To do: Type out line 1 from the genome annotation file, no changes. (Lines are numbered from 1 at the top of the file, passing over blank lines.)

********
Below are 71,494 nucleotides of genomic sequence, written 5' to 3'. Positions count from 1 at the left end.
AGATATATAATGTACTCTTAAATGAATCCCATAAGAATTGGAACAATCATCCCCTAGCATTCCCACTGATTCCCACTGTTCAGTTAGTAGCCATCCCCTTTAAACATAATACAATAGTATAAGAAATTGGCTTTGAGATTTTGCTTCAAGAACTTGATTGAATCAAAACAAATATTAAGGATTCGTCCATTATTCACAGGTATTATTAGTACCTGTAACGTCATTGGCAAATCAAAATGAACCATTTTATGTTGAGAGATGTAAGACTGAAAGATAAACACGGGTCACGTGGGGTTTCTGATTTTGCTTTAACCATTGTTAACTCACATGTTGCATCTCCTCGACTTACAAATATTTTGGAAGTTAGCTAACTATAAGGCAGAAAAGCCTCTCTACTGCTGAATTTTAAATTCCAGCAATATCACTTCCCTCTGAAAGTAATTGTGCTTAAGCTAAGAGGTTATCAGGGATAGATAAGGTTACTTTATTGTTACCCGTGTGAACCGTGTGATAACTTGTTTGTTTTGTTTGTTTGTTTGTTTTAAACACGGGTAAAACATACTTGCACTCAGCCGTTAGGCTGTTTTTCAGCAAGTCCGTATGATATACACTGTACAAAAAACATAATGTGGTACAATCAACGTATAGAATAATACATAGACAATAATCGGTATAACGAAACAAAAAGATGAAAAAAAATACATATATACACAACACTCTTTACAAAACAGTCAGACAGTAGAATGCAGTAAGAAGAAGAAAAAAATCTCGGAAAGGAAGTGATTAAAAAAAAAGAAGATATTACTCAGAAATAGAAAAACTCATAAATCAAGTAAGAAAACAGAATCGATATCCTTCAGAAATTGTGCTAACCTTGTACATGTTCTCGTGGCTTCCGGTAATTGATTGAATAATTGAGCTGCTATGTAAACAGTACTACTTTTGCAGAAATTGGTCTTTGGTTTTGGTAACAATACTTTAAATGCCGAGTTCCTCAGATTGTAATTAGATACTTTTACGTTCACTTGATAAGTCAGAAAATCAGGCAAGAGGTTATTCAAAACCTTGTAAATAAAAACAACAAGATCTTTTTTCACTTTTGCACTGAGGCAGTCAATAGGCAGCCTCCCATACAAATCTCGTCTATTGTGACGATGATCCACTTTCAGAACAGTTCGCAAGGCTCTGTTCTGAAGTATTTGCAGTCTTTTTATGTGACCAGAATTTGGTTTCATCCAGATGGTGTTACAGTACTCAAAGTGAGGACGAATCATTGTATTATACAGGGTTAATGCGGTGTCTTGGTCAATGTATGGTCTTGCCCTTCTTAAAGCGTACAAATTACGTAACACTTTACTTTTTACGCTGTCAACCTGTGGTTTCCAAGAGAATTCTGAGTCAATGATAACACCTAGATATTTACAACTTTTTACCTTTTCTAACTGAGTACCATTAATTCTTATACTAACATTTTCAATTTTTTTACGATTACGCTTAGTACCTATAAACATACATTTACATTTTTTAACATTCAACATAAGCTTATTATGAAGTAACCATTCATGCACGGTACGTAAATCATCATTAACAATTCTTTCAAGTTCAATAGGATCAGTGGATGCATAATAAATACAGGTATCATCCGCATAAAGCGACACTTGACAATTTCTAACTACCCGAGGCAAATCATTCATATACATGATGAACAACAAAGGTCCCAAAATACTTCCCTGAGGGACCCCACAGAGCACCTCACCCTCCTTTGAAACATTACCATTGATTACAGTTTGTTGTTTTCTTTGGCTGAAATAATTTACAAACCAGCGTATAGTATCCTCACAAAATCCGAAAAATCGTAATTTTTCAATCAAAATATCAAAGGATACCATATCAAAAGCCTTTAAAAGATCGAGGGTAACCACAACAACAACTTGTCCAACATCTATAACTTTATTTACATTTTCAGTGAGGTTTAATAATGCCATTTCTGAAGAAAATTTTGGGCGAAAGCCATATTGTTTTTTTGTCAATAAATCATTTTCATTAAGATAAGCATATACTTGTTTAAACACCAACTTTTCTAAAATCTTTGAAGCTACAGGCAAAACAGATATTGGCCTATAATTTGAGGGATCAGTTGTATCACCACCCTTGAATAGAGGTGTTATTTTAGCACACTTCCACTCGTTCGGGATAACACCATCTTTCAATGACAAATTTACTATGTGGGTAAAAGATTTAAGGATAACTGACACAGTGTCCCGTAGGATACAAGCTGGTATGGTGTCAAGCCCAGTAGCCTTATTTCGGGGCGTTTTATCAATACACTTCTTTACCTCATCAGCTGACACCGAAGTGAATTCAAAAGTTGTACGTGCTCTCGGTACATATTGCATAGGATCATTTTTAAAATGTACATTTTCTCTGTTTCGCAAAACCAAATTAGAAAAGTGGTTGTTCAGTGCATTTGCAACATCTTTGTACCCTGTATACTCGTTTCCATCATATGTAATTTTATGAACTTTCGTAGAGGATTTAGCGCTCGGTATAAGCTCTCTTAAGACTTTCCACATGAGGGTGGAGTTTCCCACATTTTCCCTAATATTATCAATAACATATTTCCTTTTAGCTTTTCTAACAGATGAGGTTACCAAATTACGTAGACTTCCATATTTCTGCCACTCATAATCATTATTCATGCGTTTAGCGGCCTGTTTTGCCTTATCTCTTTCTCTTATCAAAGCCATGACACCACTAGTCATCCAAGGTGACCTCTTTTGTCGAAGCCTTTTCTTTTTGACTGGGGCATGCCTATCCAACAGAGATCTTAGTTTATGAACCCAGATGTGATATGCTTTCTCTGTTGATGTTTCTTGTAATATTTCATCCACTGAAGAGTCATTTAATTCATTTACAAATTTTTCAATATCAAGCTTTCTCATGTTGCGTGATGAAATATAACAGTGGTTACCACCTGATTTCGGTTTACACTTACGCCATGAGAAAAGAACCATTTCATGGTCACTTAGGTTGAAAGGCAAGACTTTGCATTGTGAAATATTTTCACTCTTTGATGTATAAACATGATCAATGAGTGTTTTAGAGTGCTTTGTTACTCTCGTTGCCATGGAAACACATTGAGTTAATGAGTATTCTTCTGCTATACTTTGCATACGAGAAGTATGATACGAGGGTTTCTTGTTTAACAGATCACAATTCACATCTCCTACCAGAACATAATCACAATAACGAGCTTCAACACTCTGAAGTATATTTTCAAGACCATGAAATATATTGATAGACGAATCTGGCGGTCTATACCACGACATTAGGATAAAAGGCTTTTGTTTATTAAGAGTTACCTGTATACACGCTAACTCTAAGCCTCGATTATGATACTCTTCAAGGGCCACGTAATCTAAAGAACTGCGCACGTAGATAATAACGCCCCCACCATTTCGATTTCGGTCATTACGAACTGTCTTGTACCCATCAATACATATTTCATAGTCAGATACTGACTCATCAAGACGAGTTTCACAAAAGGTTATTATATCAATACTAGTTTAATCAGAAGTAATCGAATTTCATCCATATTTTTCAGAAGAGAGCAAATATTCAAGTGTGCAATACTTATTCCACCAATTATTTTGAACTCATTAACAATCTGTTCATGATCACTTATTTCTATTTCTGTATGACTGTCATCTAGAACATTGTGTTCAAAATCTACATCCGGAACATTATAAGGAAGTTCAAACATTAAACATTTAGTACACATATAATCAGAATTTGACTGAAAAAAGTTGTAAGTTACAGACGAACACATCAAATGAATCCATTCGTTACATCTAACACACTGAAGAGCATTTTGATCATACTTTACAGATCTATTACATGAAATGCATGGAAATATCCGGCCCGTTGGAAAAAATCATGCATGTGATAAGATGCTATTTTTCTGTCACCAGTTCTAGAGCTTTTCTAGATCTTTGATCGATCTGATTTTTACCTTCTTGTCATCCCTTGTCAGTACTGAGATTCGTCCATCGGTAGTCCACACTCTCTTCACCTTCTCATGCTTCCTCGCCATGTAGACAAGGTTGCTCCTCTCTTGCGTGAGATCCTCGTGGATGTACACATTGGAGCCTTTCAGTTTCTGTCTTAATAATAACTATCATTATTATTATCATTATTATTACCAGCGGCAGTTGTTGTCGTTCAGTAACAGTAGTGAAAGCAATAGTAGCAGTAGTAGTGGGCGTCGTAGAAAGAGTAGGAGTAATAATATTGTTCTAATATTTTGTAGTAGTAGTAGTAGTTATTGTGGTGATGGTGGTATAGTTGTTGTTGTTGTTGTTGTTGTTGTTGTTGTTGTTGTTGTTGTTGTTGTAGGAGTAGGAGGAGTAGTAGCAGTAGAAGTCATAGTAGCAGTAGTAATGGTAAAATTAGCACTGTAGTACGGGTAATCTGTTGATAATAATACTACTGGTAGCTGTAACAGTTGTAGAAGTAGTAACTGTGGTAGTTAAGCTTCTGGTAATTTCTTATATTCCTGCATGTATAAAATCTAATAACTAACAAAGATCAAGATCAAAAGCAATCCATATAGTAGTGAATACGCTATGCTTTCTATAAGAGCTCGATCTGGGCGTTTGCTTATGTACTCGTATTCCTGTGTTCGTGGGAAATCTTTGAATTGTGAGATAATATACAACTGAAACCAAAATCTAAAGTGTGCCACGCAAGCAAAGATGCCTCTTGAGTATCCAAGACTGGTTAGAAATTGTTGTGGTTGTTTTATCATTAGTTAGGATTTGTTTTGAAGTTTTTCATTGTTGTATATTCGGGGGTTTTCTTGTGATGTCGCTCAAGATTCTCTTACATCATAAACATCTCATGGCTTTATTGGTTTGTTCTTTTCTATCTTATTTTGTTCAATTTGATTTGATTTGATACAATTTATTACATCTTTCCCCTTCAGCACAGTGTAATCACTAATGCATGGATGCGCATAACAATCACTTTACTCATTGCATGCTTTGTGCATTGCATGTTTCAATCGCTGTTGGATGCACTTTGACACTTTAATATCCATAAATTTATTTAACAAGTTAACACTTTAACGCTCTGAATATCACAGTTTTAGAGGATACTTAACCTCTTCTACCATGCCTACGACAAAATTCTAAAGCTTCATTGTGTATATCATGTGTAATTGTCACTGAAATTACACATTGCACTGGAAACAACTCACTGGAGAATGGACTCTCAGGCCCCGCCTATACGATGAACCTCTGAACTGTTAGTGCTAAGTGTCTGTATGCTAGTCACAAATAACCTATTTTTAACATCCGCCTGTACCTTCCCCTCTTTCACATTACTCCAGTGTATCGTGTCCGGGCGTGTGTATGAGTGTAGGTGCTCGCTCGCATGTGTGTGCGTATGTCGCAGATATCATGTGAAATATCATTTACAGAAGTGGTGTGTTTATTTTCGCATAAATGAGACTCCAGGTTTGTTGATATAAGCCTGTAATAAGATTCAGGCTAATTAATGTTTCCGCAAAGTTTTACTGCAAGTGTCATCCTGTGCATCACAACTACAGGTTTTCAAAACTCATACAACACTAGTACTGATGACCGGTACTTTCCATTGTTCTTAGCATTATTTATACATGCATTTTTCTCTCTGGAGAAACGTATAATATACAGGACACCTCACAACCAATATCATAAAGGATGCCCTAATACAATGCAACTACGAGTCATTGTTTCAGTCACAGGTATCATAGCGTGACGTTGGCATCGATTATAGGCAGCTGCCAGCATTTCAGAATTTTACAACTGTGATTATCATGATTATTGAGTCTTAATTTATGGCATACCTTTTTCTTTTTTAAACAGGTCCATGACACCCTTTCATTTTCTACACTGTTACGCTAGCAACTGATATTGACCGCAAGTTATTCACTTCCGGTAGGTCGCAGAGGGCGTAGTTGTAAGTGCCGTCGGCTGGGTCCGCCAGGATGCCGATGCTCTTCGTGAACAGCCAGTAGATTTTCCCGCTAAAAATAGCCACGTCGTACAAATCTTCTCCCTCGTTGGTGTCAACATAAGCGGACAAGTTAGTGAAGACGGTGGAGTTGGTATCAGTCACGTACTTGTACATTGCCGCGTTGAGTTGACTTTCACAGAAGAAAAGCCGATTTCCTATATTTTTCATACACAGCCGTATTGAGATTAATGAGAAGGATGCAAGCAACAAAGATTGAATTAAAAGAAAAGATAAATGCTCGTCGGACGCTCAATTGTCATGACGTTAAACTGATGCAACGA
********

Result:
Below are 71,494 nucleotides of genomic sequence, written 5' to 3'. Positions count from 1 at the left end.